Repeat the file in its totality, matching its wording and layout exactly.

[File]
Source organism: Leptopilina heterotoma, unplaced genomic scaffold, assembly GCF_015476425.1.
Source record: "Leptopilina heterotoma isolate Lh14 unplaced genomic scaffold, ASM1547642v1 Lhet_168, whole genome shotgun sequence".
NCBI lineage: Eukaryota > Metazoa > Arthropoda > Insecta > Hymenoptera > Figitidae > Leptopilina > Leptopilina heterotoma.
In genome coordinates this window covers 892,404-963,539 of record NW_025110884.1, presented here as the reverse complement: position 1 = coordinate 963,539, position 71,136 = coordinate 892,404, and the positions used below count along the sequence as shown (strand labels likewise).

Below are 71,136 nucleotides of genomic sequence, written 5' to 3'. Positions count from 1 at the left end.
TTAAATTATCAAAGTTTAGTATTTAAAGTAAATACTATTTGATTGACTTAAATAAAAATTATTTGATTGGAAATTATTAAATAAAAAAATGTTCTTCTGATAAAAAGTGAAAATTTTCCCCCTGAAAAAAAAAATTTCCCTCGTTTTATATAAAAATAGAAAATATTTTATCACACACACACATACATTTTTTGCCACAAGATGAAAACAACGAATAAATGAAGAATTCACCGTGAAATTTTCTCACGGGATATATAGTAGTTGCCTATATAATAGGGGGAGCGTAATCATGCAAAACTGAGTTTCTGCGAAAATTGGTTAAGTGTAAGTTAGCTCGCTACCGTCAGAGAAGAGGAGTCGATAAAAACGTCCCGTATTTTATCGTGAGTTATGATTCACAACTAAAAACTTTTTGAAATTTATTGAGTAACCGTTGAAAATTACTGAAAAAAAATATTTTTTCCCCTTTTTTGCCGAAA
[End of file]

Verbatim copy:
Source organism: Leptopilina heterotoma, unplaced genomic scaffold, assembly GCF_015476425.1.
Source record: "Leptopilina heterotoma isolate Lh14 unplaced genomic scaffold, ASM1547642v1 Lhet_168, whole genome shotgun sequence".
NCBI lineage: Eukaryota > Metazoa > Arthropoda > Insecta > Hymenoptera > Figitidae > Leptopilina > Leptopilina heterotoma.
In genome coordinates this window covers 892,404-963,539 of record NW_025110884.1, presented here as the reverse complement: position 1 = coordinate 963,539, position 71,136 = coordinate 892,404, and the positions used below count along the sequence as shown (strand labels likewise).

Below are 71,136 nucleotides of genomic sequence, written 5' to 3'. Positions count from 1 at the left end.
TTAAATTATCAAAGTTTAGTATTTAAAGTAAATACTATTTGATTGACTTAAATAAAAATTATTTGATTGGAAATTATTAAATAAAAAAATGTTCTTCTGATAAAAAGTGAAAATTTTCCCCCTGAAAAAAAAAATTTCCCTCGTTTTATATAAAAATAGAAAATATTTTATCACACACACACATACATTTTTTGCCACAAGATGAAAACAACGAATAAATGAAGAATTCACCGTGAAATTTTCTCACGGGATATATAGTAGTTGCCTATATAATAGGGGGAGCGTAATCATGCAAAACTGAGTTTCTGCGAAAATTGGTTAAGTGTAAGTTAGCTCGCTACCGTCAGAGAAGAGGAGTCGATAAAAACGTCCCGTATTTTATCGTGAGTTATGATTCACAACTAAAAACTTTTTGAAATTTATTGAGTAACCGTTGAAAATTACTGAAAAAAAATATTTTTTCCCCTTTTTTGCCGAAA